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Trump is right to stop this barbaric practice

The legal status of abortion is currently protected in the United States due to a Supreme Court decision in the 1973 Roe v. Wade case, and has been hugely controversial ever since. It is a widely held belief in the U.S. that life begins at conception and to take a human life, even before birth is murder and should be punished not encouraged or protected. However, Roe v. Wade is also thought to lack any constitutional validity and has been criticised by legal experts who have taken the language reads more like hospital regulations than law. Yale Law Professor, John Hart Ely, is often cited in his strong critique of this law, finding it “lacks connection with any value the Constitution marks as special, it is not a constitutional principle and the Court has no business imposing it” [1]. Trump is right to attack this piece of law that seems unconstitutional and he is right to attack this act that remains barbaric.

[1] digitalcommons.law.yale.edu/cgi/viewcontent.cgi?article=5116&context=fss_papers

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Daniel Halliday
Sep 11
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US efforts are international

The United States’ new moves against abortion do not just affect the States exclusively, but have international implications. The “global gag rule” re-enacted by the Trump administration is an expansion of policy that limits organisations that want to work with a US global health assistance program to organisations that don’t provide abortion services or even advocate for abortion. This policy jeopardises schemes put in place by the governments of more progressive countries such as the UK and Canada, and also limits the potential of organisations such as the Bill Gates foundation that has advocated for family planning schemes. The repercussions of this policy may lead to a quick decline in rights of women internationally, and this move by the US underlines the failing of the UN in standing their ground and protecting human rights following US threats.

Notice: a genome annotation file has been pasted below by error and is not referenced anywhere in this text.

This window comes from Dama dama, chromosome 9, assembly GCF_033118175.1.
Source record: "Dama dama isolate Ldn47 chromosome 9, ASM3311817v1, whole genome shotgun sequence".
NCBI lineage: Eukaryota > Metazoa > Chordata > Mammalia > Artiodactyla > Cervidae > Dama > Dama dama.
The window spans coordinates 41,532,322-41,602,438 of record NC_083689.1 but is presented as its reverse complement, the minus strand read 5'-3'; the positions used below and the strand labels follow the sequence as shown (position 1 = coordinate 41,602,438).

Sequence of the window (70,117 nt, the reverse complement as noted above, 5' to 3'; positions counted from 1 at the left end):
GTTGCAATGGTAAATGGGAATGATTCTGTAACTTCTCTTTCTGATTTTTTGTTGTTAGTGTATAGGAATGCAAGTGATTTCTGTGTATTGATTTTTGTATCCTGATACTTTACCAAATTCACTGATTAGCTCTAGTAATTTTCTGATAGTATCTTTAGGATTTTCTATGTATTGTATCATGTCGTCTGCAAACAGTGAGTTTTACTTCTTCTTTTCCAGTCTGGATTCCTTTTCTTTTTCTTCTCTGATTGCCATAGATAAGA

youtube.com/watch?v=s8kNjClIjjg

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Daniel Halliday
Jun 7
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Gradual attempts to roll back Roe v. Wade

Roe v. Wade was a milestone legal judgement made by the United States Supreme Court in 1973, that decided a woman’s right to have an abortion was protected under the 14th Amendment of the US Constitution. While the Trump administration may have not publicly announced that they are trying to repeal this law, the passing of hundreds of restrictions on abortions since 2010 is making it clear they are trying to undermine landmark legal matter. Legislation such as TRAP laws, designed to drive abortion providers out of business, represents the first few steps toward what Republicans really want, but it’s too delicate a moral and ethnic issue and has such a large amount of public support behind it, that they won’t openly denounce Roe v. Wade.

rollingstone.com/politics/politics-news/the-stealth-war-on-abortion-102195

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Daniel Halliday
May 4